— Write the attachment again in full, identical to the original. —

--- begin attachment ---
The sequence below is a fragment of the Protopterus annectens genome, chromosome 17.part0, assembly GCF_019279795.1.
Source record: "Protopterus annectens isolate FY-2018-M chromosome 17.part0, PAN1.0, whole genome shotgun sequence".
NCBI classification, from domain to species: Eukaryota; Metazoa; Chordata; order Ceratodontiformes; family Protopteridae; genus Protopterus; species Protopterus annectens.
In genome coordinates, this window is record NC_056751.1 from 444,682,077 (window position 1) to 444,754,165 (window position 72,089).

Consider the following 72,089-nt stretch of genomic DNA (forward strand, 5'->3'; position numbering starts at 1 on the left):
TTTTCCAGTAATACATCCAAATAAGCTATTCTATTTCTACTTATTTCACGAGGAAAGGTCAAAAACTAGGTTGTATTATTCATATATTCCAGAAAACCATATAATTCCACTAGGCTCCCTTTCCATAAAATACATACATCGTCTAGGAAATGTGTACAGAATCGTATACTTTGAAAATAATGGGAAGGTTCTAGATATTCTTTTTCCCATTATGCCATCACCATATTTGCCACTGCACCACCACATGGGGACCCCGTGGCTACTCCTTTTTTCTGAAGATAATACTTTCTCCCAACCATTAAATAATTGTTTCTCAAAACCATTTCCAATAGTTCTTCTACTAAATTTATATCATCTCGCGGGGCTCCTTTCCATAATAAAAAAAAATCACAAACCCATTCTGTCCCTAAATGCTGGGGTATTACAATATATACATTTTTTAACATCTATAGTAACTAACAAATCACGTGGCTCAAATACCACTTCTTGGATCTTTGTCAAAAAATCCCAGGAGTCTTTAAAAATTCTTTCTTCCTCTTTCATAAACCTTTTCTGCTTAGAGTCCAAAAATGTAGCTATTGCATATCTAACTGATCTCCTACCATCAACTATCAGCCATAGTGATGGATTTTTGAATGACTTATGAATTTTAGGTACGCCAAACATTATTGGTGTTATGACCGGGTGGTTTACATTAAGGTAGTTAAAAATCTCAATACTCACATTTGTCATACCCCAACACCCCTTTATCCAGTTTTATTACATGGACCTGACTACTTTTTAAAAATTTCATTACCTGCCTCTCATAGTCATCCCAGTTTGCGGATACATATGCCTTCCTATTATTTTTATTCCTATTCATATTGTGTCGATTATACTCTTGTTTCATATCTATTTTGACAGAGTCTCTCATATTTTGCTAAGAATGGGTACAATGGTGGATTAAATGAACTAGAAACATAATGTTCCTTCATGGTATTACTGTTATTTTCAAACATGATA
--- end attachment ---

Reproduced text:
The sequence below is a fragment of the Protopterus annectens genome, chromosome 17.part0, assembly GCF_019279795.1.
Source record: "Protopterus annectens isolate FY-2018-M chromosome 17.part0, PAN1.0, whole genome shotgun sequence".
NCBI classification, from domain to species: Eukaryota; Metazoa; Chordata; order Ceratodontiformes; family Protopteridae; genus Protopterus; species Protopterus annectens.
In genome coordinates, this window is record NC_056751.1 from 444,682,077 (window position 1) to 444,754,165 (window position 72,089).

Consider the following 72,089-nt stretch of genomic DNA (forward strand, 5'->3'; position numbering starts at 1 on the left):
TTTTCCAGTAATACATCCAAATAAGCTATTCTATTTCTACTTATTTCACGAGGAAAGGTCAAAAACTAGGTTGTATTATTCATATATTCCAGAAAACCATATAATTCCACTAGGCTCCCTTTCCATAAAATACATACATCGTCTAGGAAATGTGTACAGAATCGTATACTTTGAAAATAATGGGAAGGTTCTAGATATTCTTTTTCCCATTATGCCATCACCATATTTGCCACTGCACCACCACATGGGGACCCCGTGGCTACTCCTTTTTTCTGAAGATAATACTTTCTCCCAACCATTAAATAATTGTTTCTCAAAACCATTTCCAATAGTTCTTCTACTAAATTTATATCATCTCGCGGGGCTCCTTTCCATAATAAAAAAAAATCACAAACCCATTCTGTCCCTAAATGCTGGGGTATTACAATATATACATTTTTTAACATCTATAGTAACTAACAAATCACGTGGCTCAAATACCACTTCTTGGATCTTTGTCAAAAAATCCCAGGAGTCTTTAAAAATTCTTTCTTCCTCTTTCATAAACCTTTTCTGCTTAGAGTCCAAAAATGTAGCTATTGCATATCTAACTGATCTCCTACCATCAACTATCAGCCATAGTGATGGATTTTTGAATGACTTATGAATTTTAGGTACGCCAAACATTATTGGTGTTATGACCGGGTGGTTTACATTAAGGTAGTTAAAAATCTCAATACTCACATTTGTCATACCCCAACACCCCTTTATCCAGTTTTATTACATGGACCTGACTACTTTTTAAAAATTTCATTACCTGCCTCTCATAGTCATCCCAGTTTGCGGATACATATGCCTTCCTATTATTTTTATTCCTATTCATATTGTGTCGATTATACTCTTGTTTCATATCTATTTTGACAGAGTCTCTCATATTTTGCTAAGAATGGGTACAATGGTGGATTAAATGAACTAGAAACATAATGTTCCTTCATGGTATTACTGTTATTTTCAAACATGATA